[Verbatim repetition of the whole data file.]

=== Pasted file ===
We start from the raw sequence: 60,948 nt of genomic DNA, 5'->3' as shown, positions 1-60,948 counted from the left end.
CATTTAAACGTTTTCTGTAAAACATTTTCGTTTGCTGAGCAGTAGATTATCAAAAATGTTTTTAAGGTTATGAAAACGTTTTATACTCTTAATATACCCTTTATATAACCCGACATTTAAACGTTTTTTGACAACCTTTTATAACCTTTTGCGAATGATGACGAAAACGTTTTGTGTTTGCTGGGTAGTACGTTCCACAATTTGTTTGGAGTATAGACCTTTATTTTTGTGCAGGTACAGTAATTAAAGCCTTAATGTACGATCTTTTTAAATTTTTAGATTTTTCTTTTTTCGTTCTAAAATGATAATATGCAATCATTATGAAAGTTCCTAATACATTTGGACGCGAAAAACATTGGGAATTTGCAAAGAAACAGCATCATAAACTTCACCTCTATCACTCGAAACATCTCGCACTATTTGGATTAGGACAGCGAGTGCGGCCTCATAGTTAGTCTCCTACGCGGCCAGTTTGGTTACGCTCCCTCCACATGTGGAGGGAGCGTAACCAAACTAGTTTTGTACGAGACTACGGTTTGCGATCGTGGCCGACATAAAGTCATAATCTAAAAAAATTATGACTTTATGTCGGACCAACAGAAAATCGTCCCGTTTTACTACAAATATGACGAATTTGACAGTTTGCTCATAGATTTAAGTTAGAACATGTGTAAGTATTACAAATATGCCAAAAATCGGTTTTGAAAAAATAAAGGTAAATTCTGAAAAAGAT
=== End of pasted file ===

We start from the raw sequence: 60,948 nt of genomic DNA, 5'->3' as shown, positions 1-60,948 counted from the left end.
CATTTAAACGTTTTCTGTAAAACATTTTCGTTTGCTGAGCAGTAGATTATCAAAAATGTTTTTAAGGTTATGAAAACGTTTTATACTCTTAATATACCCTTTATATAACCCGACATTTAAACGTTTTTTGACAACCTTTTATAACCTTTTGCGAATGATGACGAAAACGTTTTGTGTTTGCTGGGTAGTACGTTCCACAATTTGTTTGGAGTATAGACCTTTATTTTTGTGCAGGTACAGTAATTAAAGCCTTAATGTACGATCTTTTTAAATTTTTAGATTTTTCTTTTTTCGTTCTAAAATGATAATATGCAATCATTATGAAAGTTCCTAATACATTTGGACGCGAAAAACATTGGGAATTTGCAAAGAAACAGCATCATAAACTTCACCTCTATCACTCGAAACATCTCGCACTATTTGGATTAGGACAGCGAGTGCGGCCTCATAGTTAGTCTCCTACGCGGCCAGTTTGGTTACGCTCCCTCCACATGTGGAGGGAGCGTAACCAAACTAGTTTTGTACGAGACTACGGTTTGCGATCGTGGCCGACATAAAGTCATAATCTAAAAAAATTATGACTTTATGTCGGACCAACAGAAAATCGTCCCGTTTTACTACAAATATGACGAATTTGACAGTTTGCTCATAGATTTAAGTTAGAACATGTGTAAGTATTACAAATATGCCAAAAATCGGTTTTGAAAAAATAAAGGTAAATTCTGAAAAAGAT